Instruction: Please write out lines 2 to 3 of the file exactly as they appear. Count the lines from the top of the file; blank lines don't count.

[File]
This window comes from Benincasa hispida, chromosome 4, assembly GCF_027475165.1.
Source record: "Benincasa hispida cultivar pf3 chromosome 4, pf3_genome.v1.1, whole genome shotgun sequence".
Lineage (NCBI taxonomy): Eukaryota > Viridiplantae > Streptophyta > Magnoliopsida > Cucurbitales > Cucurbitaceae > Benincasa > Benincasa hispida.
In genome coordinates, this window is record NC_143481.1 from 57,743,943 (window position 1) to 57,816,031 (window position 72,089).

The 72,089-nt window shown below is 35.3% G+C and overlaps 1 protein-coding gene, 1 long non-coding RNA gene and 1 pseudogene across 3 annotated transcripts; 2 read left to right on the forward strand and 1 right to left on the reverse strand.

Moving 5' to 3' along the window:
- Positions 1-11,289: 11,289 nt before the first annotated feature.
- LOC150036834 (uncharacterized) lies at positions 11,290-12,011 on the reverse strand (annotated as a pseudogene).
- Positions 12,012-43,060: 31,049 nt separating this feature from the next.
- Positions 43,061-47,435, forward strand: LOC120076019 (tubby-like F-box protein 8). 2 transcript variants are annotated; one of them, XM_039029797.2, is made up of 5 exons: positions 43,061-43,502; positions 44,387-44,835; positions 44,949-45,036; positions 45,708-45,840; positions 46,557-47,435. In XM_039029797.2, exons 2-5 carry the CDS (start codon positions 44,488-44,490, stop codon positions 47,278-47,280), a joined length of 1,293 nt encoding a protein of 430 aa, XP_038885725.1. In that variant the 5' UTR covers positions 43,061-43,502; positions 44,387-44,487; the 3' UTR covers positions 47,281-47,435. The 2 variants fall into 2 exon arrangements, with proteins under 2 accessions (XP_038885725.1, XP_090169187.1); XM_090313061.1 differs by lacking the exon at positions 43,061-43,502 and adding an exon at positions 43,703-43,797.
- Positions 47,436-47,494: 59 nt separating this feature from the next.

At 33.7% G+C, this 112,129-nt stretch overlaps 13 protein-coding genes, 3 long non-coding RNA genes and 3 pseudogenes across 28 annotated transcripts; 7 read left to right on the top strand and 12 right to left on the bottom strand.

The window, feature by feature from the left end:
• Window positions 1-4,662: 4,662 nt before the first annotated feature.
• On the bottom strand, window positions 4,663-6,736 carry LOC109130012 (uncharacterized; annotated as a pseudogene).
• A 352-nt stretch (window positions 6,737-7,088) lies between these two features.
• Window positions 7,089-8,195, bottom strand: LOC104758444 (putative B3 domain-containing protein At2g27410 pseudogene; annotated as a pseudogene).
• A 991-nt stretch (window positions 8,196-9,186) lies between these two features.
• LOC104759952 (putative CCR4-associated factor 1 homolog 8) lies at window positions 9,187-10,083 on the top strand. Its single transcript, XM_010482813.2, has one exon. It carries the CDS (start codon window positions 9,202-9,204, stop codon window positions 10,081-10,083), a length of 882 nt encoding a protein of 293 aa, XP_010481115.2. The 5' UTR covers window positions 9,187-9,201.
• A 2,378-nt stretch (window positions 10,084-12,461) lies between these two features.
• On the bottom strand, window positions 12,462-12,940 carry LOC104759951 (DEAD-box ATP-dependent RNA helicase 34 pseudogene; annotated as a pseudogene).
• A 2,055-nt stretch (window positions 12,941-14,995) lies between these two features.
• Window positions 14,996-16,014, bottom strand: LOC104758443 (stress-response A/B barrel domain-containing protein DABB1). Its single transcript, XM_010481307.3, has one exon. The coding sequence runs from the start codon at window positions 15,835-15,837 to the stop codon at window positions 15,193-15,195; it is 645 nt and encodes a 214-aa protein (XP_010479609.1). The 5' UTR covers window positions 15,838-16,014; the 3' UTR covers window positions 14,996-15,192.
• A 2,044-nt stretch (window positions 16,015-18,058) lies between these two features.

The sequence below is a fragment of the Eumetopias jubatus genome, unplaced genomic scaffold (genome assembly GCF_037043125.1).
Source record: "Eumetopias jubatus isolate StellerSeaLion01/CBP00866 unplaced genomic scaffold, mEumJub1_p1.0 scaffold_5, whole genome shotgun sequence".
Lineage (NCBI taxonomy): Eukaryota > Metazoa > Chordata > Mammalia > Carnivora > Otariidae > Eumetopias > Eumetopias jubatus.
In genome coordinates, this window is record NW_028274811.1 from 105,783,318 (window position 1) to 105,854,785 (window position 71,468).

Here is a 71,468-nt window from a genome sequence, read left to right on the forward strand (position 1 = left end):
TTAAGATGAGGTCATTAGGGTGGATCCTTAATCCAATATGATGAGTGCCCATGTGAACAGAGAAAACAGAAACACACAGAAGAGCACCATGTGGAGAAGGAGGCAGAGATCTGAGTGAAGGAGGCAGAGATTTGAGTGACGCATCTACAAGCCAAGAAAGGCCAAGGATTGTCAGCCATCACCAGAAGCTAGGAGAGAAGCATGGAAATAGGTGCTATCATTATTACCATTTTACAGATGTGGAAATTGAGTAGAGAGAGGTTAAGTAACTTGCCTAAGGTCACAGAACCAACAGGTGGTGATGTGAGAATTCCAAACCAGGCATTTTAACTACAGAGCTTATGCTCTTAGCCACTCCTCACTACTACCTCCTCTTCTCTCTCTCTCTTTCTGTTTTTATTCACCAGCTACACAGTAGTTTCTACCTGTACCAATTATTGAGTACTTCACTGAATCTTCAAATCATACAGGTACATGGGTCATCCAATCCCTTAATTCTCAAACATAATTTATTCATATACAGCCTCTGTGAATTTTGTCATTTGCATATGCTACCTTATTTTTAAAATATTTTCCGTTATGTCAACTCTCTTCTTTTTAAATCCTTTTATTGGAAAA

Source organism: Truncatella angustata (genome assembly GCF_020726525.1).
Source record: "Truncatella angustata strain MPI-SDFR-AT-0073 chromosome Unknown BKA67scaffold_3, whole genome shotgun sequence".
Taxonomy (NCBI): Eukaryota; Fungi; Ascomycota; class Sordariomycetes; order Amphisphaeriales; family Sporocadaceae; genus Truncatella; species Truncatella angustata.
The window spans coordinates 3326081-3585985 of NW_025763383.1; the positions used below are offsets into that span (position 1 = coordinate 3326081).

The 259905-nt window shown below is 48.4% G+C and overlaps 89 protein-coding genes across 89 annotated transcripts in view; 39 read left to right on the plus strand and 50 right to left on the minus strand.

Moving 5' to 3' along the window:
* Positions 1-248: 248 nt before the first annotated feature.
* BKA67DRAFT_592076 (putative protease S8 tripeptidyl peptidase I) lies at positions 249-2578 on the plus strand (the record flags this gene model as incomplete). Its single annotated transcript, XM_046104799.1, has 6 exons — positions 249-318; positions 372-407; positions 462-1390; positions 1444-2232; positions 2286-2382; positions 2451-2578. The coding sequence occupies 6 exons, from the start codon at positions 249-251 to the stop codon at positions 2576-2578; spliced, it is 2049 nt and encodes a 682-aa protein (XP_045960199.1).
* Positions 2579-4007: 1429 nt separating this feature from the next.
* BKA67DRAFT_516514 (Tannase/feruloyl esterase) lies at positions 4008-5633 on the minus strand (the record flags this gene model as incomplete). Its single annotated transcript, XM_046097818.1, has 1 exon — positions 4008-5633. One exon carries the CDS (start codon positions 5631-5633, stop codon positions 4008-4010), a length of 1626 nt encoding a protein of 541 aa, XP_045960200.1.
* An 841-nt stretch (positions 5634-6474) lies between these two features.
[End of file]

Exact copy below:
Source record: "Benincasa hispida cultivar pf3 chromosome 4, pf3_genome.v1.1, whole genome shotgun sequence".
Lineage (NCBI taxonomy): Eukaryota > Viridiplantae > Streptophyta > Magnoliopsida > Cucurbitales > Cucurbitaceae > Benincasa > Benincasa hispida.